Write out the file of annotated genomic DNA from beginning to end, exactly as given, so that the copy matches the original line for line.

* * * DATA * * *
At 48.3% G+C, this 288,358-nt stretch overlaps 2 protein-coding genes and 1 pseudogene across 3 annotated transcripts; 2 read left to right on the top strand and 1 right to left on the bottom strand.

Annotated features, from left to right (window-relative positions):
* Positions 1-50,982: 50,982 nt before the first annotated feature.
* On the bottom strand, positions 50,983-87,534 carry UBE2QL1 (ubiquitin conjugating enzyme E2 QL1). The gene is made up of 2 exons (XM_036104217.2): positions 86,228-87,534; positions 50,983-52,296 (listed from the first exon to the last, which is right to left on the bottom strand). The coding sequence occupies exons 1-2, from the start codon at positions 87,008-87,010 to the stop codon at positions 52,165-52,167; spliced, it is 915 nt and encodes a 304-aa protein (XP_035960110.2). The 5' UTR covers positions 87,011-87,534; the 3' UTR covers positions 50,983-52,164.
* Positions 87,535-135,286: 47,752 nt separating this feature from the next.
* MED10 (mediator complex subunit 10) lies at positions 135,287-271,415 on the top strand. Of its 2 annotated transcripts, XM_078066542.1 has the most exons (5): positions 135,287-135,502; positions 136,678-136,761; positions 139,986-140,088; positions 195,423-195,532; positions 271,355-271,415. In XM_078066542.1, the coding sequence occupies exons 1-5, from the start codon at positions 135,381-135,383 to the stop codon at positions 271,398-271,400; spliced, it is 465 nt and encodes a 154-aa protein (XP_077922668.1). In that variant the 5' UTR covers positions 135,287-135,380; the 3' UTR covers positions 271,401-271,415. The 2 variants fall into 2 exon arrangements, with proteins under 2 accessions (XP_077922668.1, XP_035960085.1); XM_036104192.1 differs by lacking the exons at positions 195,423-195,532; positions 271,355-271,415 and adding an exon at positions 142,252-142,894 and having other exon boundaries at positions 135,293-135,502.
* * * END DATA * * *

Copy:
At 48.3% G+C, this 288,358-nt stretch overlaps 2 protein-coding genes and 1 pseudogene across 3 annotated transcripts; 2 read left to right on the top strand and 1 right to left on the bottom strand.

Annotated features, from left to right (window-relative positions):
* Positions 1-50,982: 50,982 nt before the first annotated feature.
* On the bottom strand, positions 50,983-87,534 carry UBE2QL1 (ubiquitin conjugating enzyme E2 QL1). The gene is made up of 2 exons (XM_036104217.2): positions 86,228-87,534; positions 50,983-52,296 (listed from the first exon to the last, which is right to left on the bottom strand). The coding sequence occupies exons 1-2, from the start codon at positions 87,008-87,010 to the stop codon at positions 52,165-52,167; spliced, it is 915 nt and encodes a 304-aa protein (XP_035960110.2). The 5' UTR covers positions 87,011-87,534; the 3' UTR covers positions 50,983-52,164.
* Positions 87,535-135,286: 47,752 nt separating this feature from the next.
* MED10 (mediator complex subunit 10) lies at positions 135,287-271,415 on the top strand. Of its 2 annotated transcripts, XM_078066542.1 has the most exons (5): positions 135,287-135,502; positions 136,678-136,761; positions 139,986-140,088; positions 195,423-195,532; positions 271,355-271,415. In XM_078066542.1, the coding sequence occupies exons 1-5, from the start codon at positions 135,381-135,383 to the stop codon at positions 271,398-271,400; spliced, it is 465 nt and encodes a 154-aa protein (XP_077922668.1). In that variant the 5' UTR covers positions 135,287-135,380; the 3' UTR covers positions 271,401-271,415. The 2 variants fall into 2 exon arrangements, with proteins under 2 accessions (XP_077922668.1, XP_035960085.1); XM_036104192.1 differs by lacking the exons at positions 195,423-195,532; positions 271,355-271,415 and adding an exon at positions 142,252-142,894 and having other exon boundaries at positions 135,293-135,502.